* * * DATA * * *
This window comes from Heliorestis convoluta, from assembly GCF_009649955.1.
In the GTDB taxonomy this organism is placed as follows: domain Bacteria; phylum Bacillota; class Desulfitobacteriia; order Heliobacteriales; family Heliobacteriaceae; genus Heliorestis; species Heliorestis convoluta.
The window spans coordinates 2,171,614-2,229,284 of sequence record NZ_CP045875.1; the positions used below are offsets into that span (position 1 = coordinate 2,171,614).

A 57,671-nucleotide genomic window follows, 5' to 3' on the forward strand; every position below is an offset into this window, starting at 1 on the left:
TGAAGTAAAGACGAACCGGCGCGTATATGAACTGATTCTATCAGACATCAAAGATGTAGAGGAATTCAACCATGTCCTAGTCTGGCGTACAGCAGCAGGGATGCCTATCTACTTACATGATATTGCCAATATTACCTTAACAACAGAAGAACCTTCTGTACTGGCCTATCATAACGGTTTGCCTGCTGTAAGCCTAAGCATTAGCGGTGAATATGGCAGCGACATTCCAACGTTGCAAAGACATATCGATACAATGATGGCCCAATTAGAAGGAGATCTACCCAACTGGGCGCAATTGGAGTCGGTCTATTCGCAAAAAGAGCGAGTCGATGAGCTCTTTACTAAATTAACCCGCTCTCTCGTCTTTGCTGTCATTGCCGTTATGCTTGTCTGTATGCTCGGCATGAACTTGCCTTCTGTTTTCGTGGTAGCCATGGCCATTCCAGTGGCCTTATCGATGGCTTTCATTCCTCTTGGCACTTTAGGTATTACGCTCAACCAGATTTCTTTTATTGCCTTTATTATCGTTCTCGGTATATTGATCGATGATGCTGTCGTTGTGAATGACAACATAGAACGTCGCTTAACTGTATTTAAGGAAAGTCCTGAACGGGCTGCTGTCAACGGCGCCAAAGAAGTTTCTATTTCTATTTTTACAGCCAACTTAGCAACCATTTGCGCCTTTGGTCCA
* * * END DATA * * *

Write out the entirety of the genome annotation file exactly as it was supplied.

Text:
This window comes from Heliorestis convoluta, from assembly GCF_009649955.1.
In the GTDB taxonomy this organism is placed as follows: domain Bacteria; phylum Bacillota; class Desulfitobacteriia; order Heliobacteriales; family Heliobacteriaceae; genus Heliorestis; species Heliorestis convoluta.
The window spans coordinates 2,171,614-2,229,284 of sequence record NZ_CP045875.1; the positions used below are offsets into that span (position 1 = coordinate 2,171,614).

A 57,671-nucleotide genomic window follows, 5' to 3' on the forward strand; every position below is an offset into this window, starting at 1 on the left:
TGAAGTAAAGACGAACCGGCGCGTATATGAACTGATTCTATCAGACATCAAAGATGTAGAGGAATTCAACCATGTCCTAGTCTGGCGTACAGCAGCAGGGATGCCTATCTACTTACATGATATTGCCAATATTACCTTAACAACAGAAGAACCTTCTGTACTGGCCTATCATAACGGTTTGCCTGCTGTAAGCCTAAGCATTAGCGGTGAATATGGCAGCGACATTCCAACGTTGCAAAGACATATCGATACAATGATGGCCCAATTAGAAGGAGATCTACCCAACTGGGCGCAATTGGAGTCGGTCTATTCGCAAAAAGAGCGAGTCGATGAGCTCTTTACTAAATTAACCCGCTCTCTCGTCTTTGCTGTCATTGCCGTTATGCTTGTCTGTATGCTCGGCATGAACTTGCCTTCTGTTTTCGTGGTAGCCATGGCCATTCCAGTGGCCTTATCGATGGCTTTCATTCCTCTTGGCACTTTAGGTATTACGCTCAACCAGATTTCTTTTATTGCCTTTATTATCGTTCTCGGTATATTGATCGATGATGCTGTCGTTGTGAATGACAACATAGAACGTCGCTTAACTGTATTTAAGGAAAGTCCTGAACGGGCTGCTGTCAACGGCGCCAAAGAAGTTTCTATTTCTATTTTTACAGCCAACTTAGCAACCATTTGCGCCTTTGGTCCA